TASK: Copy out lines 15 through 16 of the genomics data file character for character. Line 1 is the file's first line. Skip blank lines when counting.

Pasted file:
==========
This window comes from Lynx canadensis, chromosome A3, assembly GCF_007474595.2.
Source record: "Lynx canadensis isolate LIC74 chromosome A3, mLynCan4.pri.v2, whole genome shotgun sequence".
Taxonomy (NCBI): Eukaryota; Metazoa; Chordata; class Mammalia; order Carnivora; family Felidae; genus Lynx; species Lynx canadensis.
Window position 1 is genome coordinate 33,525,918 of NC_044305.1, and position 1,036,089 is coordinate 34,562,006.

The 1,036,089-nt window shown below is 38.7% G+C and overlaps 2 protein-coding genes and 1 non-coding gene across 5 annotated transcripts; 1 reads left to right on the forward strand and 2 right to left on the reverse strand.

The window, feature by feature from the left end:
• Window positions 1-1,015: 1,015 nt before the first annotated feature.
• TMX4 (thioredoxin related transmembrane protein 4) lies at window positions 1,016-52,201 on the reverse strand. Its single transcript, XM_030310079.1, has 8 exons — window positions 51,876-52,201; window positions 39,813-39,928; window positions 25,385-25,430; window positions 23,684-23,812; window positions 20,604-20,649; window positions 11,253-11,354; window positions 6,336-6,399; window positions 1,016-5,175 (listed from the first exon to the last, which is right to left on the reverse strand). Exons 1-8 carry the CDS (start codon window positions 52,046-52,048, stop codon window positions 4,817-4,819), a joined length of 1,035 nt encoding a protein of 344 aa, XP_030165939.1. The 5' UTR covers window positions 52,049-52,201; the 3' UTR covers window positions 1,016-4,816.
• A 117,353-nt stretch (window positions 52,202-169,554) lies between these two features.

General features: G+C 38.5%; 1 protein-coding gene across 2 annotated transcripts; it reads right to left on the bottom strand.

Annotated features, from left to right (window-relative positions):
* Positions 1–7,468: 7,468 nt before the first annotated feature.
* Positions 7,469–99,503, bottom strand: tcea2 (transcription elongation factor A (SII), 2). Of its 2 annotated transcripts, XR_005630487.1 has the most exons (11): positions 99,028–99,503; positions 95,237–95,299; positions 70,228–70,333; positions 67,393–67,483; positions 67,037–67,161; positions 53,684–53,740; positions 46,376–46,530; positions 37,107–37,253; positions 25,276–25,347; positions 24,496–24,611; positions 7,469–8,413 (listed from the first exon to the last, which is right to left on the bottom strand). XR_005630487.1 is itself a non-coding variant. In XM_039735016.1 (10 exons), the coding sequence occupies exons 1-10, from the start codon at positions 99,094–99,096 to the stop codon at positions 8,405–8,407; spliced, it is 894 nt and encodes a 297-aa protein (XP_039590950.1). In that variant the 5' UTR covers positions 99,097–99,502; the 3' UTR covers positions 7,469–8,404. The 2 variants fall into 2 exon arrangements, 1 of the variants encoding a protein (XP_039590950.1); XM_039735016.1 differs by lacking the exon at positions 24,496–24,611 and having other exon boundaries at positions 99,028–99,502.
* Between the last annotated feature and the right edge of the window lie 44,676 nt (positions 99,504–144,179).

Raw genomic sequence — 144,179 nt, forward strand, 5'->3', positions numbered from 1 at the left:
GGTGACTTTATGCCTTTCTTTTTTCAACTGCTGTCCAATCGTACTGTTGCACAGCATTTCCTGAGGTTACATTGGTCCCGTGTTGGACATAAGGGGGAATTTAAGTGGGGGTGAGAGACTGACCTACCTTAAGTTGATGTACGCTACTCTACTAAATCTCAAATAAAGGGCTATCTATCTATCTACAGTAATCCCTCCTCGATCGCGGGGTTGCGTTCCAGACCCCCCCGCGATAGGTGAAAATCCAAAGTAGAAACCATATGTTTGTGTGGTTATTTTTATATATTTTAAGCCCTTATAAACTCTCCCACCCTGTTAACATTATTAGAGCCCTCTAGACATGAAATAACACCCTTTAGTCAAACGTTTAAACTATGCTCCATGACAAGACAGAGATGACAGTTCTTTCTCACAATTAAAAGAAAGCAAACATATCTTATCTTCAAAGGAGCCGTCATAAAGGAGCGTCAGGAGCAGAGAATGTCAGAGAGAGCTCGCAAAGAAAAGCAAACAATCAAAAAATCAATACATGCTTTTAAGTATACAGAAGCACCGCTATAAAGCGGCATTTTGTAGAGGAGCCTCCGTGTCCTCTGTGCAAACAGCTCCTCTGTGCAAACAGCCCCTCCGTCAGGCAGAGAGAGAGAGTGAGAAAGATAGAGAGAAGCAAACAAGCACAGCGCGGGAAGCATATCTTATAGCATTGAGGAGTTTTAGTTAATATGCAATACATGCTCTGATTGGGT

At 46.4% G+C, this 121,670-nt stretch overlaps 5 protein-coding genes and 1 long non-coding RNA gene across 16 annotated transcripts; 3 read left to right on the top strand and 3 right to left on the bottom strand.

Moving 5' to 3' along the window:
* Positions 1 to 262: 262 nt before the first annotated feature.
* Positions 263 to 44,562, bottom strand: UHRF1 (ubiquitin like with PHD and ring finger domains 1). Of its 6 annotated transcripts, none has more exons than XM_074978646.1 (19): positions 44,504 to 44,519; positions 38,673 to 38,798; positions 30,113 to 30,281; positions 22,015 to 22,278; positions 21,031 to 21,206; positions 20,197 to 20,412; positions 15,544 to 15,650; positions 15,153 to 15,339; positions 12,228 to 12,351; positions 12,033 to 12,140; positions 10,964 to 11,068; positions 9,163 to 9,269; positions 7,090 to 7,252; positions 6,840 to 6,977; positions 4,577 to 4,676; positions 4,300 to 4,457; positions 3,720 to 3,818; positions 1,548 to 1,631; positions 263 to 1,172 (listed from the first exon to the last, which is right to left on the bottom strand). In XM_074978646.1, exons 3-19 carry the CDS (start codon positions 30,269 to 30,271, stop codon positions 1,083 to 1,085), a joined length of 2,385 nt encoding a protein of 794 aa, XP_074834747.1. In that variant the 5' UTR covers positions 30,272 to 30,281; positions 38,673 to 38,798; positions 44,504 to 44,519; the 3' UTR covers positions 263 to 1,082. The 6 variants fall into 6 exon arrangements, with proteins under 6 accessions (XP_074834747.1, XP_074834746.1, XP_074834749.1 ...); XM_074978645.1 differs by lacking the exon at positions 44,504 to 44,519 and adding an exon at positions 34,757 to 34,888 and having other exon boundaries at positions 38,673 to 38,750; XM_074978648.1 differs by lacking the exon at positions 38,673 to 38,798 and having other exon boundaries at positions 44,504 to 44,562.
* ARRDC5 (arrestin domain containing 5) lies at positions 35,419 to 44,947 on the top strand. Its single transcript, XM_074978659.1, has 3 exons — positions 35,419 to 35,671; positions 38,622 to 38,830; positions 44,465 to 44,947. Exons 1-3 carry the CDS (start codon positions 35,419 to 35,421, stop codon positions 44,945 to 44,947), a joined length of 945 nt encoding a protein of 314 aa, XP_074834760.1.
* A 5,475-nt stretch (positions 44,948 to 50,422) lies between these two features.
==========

Raw genomic sequence — 144,179 nt, forward strand, 5'->3', positions numbered from 1 at the left:
GGTGACTTTATGCCTTTCTTTTTTCAACTGCTGTCCAATCGTACTGTTGCACAGCATTTCCTGAGGTTACATTGGTCCCGTGTTGGACATAAGGGGGAATTTAAGTGGGGGTGAGAGACTGACCTACCTTAAGTTGATGTACGCTACTCTACTAAATCTCAAATAAAGGGCTATCTATCTATCTACAGTAATCCCTCCTCGATCGCGGGGTTGCGTTCCAGACCCCCCCGCGATAGGTGAAAATCCAAAGTAGAAACCATATGTTTGTGTGGTTATTTTTATATATTTTAAGCCCTTATAAACTCTCCCACCCTGTTAACATTATTAGAGCCCTCTAGACATGAAATAACACCCTTTAGTCAAACGTTTAAACTATGCTCCATGACAAGACAGAGATGACAGTTCTTTCTCACAATTAAAAGAAAGCAAACATATCTTATCTTCAAAGGAGCCGTCATAAAGGAGCGTCAGGAGCAGAGAATGTCAGAGAGAGCTCGCAAAGAAAAGCAAACAATCAAAAAATCAATACATGCTTTTAAGTATACAGAAGCACCGCTATAAAGCGGCATTTTGTAGAGGAGCCTCCGTGTCCTCTGTGCAAACAGCTCCTCTGTGCAAACAGCCCCTCCGTCAGGCAGAGAGAGAGAGTGAGAAAGATAGAGAGAAGCAAACAAGCACAGCGCGGGAAGCATATCTTATAGCATTGAGGAGTTTTAGTTAATATGCAATACATGCTCTGATTGGGT